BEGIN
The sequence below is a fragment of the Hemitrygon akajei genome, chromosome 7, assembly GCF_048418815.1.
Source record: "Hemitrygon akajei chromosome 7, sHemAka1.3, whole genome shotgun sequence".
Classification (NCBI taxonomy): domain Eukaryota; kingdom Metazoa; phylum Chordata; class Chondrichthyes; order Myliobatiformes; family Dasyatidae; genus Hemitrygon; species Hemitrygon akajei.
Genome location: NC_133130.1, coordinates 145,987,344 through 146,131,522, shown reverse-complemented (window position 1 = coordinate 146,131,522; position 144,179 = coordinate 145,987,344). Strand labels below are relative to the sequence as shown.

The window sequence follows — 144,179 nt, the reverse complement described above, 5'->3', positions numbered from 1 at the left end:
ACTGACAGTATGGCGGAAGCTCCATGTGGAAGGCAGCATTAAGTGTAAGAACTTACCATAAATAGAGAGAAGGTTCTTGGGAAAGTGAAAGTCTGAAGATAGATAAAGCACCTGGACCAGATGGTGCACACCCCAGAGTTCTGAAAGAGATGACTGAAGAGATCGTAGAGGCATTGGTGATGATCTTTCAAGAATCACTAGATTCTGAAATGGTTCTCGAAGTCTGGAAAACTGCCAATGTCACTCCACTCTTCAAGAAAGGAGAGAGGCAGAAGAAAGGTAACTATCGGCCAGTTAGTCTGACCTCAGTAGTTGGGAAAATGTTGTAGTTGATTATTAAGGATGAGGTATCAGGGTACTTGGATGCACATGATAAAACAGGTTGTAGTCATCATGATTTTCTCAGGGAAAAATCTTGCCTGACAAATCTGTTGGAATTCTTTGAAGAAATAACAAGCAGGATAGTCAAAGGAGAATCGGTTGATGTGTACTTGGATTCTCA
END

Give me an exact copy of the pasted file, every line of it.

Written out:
The sequence below is a fragment of the Hemitrygon akajei genome, chromosome 7, assembly GCF_048418815.1.
Source record: "Hemitrygon akajei chromosome 7, sHemAka1.3, whole genome shotgun sequence".
Classification (NCBI taxonomy): domain Eukaryota; kingdom Metazoa; phylum Chordata; class Chondrichthyes; order Myliobatiformes; family Dasyatidae; genus Hemitrygon; species Hemitrygon akajei.
Genome location: NC_133130.1, coordinates 145,987,344 through 146,131,522, shown reverse-complemented (window position 1 = coordinate 146,131,522; position 144,179 = coordinate 145,987,344). Strand labels below are relative to the sequence as shown.

The window sequence follows — 144,179 nt, the reverse complement described above, 5'->3', positions numbered from 1 at the left end:
ACTGACAGTATGGCGGAAGCTCCATGTGGAAGGCAGCATTAAGTGTAAGAACTTACCATAAATAGAGAGAAGGTTCTTGGGAAAGTGAAAGTCTGAAGATAGATAAAGCACCTGGACCAGATGGTGCACACCCCAGAGTTCTGAAAGAGATGACTGAAGAGATCGTAGAGGCATTGGTGATGATCTTTCAAGAATCACTAGATTCTGAAATGGTTCTCGAAGTCTGGAAAACTGCCAATGTCACTCCACTCTTCAAGAAAGGAGAGAGGCAGAAGAAAGGTAACTATCGGCCAGTTAGTCTGACCTCAGTAGTTGGGAAAATGTTGTAGTTGATTATTAAGGATGAGGTATCAGGGTACTTGGATGCACATGATAAAACAGGTTGTAGTCATCATGATTTTCTCAGGGAAAAATCTTGCCTGACAAATCTGTTGGAATTCTTTGAAGAAATAACAAGCAGGATAGTCAAAGGAGAATCGGTTGATGTGTACTTGGATTCTCA